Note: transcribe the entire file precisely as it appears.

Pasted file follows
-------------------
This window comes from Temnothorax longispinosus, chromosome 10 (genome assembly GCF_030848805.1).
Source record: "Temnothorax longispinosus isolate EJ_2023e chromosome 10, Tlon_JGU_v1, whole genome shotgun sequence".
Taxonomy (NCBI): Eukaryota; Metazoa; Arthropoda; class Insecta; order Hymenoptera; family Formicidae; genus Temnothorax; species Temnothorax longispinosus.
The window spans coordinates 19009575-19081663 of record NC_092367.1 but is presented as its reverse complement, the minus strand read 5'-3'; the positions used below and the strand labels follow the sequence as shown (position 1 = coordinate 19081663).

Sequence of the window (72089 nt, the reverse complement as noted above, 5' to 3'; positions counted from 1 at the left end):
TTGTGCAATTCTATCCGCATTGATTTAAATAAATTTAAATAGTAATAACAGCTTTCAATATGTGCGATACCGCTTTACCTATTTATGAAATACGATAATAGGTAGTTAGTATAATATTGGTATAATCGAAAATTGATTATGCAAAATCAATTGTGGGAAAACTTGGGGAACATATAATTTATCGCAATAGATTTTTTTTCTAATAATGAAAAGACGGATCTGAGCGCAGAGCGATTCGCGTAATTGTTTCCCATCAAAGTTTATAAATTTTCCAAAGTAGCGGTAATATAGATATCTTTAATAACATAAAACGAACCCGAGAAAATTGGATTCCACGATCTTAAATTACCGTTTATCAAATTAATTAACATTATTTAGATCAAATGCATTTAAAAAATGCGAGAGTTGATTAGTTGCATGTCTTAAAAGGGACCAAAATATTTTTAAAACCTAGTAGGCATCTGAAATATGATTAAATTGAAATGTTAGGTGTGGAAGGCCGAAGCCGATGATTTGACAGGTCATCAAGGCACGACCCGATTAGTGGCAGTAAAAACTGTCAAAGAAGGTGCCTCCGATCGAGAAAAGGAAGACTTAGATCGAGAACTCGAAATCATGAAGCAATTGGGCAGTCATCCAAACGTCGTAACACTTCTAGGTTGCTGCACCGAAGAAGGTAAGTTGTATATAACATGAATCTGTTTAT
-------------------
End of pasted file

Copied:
This window comes from Temnothorax longispinosus, chromosome 10 (genome assembly GCF_030848805.1).
Source record: "Temnothorax longispinosus isolate EJ_2023e chromosome 10, Tlon_JGU_v1, whole genome shotgun sequence".
Taxonomy (NCBI): Eukaryota; Metazoa; Arthropoda; class Insecta; order Hymenoptera; family Formicidae; genus Temnothorax; species Temnothorax longispinosus.
The window spans coordinates 19009575-19081663 of record NC_092367.1 but is presented as its reverse complement, the minus strand read 5'-3'; the positions used below and the strand labels follow the sequence as shown (position 1 = coordinate 19081663).

Sequence of the window (72089 nt, the reverse complement as noted above, 5' to 3'; positions counted from 1 at the left end):
TTGTGCAATTCTATCCGCATTGATTTAAATAAATTTAAATAGTAATAACAGCTTTCAATATGTGCGATACCGCTTTACCTATTTATGAAATACGATAATAGGTAGTTAGTATAATATTGGTATAATCGAAAATTGATTATGCAAAATCAATTGTGGGAAAACTTGGGGAACATATAATTTATCGCAATAGATTTTTTTTCTAATAATGAAAAGACGGATCTGAGCGCAGAGCGATTCGCGTAATTGTTTCCCATCAAAGTTTATAAATTTTCCAAAGTAGCGGTAATATAGATATCTTTAATAACATAAAACGAACCCGAGAAAATTGGATTCCACGATCTTAAATTACCGTTTATCAAATTAATTAACATTATTTAGATCAAATGCATTTAAAAAATGCGAGAGTTGATTAGTTGCATGTCTTAAAAGGGACCAAAATATTTTTAAAACCTAGTAGGCATCTGAAATATGATTAAATTGAAATGTTAGGTGTGGAAGGCCGAAGCCGATGATTTGACAGGTCATCAAGGCACGACCCGATTAGTGGCAGTAAAAACTGTCAAAGAAGGTGCCTCCGATCGAGAAAAGGAAGACTTAGATCGAGAACTCGAAATCATGAAGCAATTGGGCAGTCATCCAAACGTCGTAACACTTCTAGGTTGCTGCACCGAAGAAGGTAAGTTGTATATAACATGAATCTGTTTAT